The heavy aromas of cooking oil and wood smoke hang in the air. Give into your senses and be sure to try the fried plantains. Unable to choose between the sweet yam fries or fried plantains with chili sauce, we ordered both. What ensued was a debate as to which dish was the better of the two. Both items rapidly disappeared as the debate raged on. What we finally agreed upon was that someone in the kitchen has a divine relationship with the deep fryer. The plantains were dense and fried until crispy; the Aji sauce served as a side condiment was incendiary in just the right way. The fried yams were delightful: sweet, crispy and squirted with lime.

Unsure of where to turn next, we asked our server. On this particular evening, a family emergency had left the crew short handed, and we were fortunate enough to have one of Irene and Charlie's charming sons as a waiter. Even though the restaurant was filled to capacity, our server remained attentive and steered us confidently with a shy smile and his best efforts. This wasn't the most well coordinated meal I've ever had, yet it was served with such graciousness and good intent that as the evening tumbled on, and dishes arrived one at a time, we felt truly as if we had been guests at a riotous dinner party. From the roar of laughter and good cheer in the dining room, it felt as if most of the patrons agreed. We felt lucky just to be there.

At our young server's recommendation, we tried the Aji de Gallina, a classic Peruvian dish. Vibrantly yellow and cooked until the substance of a thick curry, the mellow walnut flavor, shredded chicken and chopped hardboiled egg make for a simple and sustaining dish. Served with rice, this is a filling plate.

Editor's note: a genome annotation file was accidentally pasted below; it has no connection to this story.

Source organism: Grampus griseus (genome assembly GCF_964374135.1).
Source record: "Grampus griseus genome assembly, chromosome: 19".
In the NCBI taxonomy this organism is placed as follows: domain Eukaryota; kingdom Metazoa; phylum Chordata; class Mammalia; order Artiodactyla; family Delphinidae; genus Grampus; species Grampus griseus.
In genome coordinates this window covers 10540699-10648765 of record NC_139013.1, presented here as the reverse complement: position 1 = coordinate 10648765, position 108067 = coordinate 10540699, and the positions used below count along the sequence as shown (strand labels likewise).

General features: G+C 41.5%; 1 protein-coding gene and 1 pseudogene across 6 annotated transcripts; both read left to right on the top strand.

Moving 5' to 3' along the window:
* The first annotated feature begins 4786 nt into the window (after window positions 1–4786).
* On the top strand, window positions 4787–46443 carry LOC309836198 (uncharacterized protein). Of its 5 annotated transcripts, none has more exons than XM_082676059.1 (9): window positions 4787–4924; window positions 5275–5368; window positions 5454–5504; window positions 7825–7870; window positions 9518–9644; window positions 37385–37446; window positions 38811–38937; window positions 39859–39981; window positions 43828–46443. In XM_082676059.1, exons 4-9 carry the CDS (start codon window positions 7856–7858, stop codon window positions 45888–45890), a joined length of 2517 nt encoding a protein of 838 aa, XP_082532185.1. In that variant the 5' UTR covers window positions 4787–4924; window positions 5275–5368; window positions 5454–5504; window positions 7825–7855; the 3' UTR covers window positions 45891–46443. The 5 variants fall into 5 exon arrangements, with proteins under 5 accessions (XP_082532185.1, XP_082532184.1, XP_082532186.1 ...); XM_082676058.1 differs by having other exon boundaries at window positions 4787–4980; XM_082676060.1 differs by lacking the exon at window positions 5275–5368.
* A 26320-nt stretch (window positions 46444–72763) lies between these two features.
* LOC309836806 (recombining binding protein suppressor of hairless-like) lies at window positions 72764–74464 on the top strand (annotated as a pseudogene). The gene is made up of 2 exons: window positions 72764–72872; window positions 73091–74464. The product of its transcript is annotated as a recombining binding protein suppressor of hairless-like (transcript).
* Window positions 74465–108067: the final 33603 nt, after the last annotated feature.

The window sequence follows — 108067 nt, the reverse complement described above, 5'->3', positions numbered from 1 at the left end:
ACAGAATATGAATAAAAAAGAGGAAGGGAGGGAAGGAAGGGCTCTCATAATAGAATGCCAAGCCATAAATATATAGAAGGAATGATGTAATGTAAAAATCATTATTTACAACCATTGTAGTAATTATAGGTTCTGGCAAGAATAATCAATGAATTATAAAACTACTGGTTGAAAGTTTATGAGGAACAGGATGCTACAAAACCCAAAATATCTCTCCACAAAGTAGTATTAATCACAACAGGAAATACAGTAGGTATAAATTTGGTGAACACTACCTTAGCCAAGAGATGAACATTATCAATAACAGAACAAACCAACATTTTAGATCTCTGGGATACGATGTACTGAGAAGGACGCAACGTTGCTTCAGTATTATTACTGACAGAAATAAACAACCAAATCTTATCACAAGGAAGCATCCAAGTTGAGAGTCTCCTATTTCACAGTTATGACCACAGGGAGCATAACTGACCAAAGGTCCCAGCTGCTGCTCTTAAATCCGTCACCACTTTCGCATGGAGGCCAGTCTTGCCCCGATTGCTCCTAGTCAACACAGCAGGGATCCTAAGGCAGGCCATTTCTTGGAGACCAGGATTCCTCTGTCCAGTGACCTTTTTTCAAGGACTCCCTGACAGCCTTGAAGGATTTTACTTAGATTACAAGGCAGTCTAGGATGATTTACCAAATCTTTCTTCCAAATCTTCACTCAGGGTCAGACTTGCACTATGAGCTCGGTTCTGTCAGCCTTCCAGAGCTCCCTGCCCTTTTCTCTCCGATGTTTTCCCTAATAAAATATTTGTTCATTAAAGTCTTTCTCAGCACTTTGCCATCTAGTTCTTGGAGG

The locro provides a light vegetarian option. A light sauté of banana squash, tomato and onion is served with rice and beans, fried plantains and homemade bread. Seasoned with a bit of lime, this dish is decidedly mild and provides a simple option for one who might be overwhelmed with the zestier items on the menu.

Someone at the table should order at least one grilled item. Grilled items at Irene's involve one of the crew heading out to the sidewalk to grill your order. Whether you request grilled corn or salmon, or whatever item might be offered that evening, your food will be carried through the dining room and placed out on the outdoor grill. This gives the whole dining room an opportunity to catch a lovely waft of wood smoke, and there is a certain charm about having your food cooked to order outside in the middle of downtown Tucson.

Don't miss the Perna con yucca. While it's hard to pick just one favorite item, this would be one of the favored recommendations. A succulent roasted pork tenderloin basted in a tangy, citrus sauce is served on a bed of caramelized purple cabbage. Served with some of the world's best crisped yucca and a side of Aji dipping sauce, this is a plate of elemental flavors and textures that lets you know for those few glorious moments you are at the center of the universe.

This is the simple and restorative charm that Irene's offers up in abundance: for the time you are there as her guest, you enter into a closely knit world of family, food and fun. No matter that you are a paying guest, this is a family that you'll want to embrace as your own.

Add a comment